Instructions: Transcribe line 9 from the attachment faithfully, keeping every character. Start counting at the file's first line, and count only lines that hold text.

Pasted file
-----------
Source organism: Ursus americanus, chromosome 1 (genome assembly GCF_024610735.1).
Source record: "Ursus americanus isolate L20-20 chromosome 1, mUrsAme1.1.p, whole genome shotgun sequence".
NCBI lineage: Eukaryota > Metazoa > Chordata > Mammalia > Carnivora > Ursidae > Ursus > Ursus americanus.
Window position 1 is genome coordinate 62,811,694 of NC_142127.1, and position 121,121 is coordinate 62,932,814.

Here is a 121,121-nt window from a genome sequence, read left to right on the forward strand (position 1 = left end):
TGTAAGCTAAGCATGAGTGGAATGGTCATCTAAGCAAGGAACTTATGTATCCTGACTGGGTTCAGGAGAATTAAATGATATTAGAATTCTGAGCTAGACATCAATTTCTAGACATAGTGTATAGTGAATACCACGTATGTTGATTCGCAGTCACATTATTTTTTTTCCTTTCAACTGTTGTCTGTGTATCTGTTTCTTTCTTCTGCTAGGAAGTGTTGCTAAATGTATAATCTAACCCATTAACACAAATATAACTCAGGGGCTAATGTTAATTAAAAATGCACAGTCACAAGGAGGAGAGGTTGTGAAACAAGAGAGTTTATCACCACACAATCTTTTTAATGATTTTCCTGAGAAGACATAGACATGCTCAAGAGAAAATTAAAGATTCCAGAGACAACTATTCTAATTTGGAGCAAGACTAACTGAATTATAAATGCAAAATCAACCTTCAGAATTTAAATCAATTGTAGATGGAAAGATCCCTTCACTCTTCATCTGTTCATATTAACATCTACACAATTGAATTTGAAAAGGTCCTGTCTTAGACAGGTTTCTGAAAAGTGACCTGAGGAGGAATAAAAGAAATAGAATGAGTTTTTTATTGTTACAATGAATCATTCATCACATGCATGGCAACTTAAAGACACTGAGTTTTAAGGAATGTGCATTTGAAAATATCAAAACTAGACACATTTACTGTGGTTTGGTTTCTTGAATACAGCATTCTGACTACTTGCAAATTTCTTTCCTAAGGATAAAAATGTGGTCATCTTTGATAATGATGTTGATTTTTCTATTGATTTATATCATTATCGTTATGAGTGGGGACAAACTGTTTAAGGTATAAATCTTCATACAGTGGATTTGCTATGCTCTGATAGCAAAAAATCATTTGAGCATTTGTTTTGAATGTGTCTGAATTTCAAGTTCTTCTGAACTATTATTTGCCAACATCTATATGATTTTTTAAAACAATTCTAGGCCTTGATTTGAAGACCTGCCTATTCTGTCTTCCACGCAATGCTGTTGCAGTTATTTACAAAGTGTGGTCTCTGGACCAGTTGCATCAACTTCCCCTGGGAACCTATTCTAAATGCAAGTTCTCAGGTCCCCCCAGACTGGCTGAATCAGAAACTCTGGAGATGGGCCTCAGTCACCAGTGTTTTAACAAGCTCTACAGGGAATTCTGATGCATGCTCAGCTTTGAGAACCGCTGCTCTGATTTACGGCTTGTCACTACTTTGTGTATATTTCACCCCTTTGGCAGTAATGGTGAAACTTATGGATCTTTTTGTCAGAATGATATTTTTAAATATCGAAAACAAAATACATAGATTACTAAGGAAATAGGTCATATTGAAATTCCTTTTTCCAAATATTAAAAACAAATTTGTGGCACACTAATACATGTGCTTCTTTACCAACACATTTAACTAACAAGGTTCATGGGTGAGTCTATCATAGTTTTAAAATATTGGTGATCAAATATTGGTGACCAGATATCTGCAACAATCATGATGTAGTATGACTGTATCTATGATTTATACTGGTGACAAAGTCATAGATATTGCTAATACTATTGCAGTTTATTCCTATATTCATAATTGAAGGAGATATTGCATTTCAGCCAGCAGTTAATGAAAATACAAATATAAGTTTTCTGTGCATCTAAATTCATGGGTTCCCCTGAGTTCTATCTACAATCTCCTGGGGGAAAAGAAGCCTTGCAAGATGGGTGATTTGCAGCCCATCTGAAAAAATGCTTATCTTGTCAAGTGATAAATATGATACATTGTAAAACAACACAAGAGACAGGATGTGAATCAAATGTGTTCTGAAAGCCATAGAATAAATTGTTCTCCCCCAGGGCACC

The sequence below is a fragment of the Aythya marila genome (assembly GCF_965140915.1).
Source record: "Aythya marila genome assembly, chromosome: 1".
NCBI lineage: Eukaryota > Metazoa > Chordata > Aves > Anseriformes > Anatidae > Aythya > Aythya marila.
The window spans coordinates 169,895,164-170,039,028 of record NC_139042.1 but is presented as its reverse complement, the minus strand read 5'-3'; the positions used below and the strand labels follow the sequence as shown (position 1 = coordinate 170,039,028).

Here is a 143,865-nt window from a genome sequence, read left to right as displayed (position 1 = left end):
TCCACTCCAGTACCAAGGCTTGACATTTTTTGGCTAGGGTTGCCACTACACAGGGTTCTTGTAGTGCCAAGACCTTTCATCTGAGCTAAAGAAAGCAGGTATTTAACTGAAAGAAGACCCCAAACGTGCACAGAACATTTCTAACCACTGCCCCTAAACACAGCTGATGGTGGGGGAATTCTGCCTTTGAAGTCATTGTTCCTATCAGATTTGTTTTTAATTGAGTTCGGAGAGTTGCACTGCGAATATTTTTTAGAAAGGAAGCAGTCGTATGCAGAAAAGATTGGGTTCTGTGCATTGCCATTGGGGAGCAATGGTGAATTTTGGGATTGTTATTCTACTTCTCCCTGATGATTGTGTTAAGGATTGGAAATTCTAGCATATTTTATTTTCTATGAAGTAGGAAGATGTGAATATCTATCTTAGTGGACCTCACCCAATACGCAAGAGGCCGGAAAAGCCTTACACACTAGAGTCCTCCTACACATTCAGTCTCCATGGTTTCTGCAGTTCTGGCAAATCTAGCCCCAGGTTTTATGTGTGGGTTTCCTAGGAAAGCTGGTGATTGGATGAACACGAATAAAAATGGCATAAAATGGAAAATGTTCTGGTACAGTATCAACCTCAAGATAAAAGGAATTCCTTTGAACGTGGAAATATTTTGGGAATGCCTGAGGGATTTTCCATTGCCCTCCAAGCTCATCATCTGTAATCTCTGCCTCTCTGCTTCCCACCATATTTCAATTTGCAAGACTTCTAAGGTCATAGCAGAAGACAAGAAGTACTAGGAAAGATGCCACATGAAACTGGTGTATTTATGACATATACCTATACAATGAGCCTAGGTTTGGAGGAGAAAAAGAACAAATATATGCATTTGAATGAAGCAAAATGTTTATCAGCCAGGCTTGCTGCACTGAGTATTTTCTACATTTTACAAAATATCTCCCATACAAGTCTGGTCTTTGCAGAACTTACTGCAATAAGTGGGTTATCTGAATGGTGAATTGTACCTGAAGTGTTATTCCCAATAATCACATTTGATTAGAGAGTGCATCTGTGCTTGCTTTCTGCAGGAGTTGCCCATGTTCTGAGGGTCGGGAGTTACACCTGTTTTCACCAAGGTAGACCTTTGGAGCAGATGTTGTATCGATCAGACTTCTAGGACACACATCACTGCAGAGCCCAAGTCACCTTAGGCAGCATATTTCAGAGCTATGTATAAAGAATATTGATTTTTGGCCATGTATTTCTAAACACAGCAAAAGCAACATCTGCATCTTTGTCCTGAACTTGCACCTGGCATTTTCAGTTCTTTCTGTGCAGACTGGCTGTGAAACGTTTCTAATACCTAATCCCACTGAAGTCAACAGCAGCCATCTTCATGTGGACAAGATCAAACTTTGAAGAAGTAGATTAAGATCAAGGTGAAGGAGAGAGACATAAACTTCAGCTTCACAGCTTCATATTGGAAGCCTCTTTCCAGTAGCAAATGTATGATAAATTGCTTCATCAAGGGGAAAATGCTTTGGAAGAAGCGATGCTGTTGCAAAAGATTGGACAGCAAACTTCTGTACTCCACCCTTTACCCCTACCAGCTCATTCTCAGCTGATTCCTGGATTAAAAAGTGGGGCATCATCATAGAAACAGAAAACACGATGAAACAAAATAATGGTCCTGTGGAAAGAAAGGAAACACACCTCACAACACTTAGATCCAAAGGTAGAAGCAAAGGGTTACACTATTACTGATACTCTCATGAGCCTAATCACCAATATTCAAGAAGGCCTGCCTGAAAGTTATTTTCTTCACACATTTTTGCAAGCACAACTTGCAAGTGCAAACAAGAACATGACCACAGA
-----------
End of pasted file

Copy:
NCBI lineage: Eukaryota > Metazoa > Chordata > Aves > Anseriformes > Anatidae > Aythya > Aythya marila.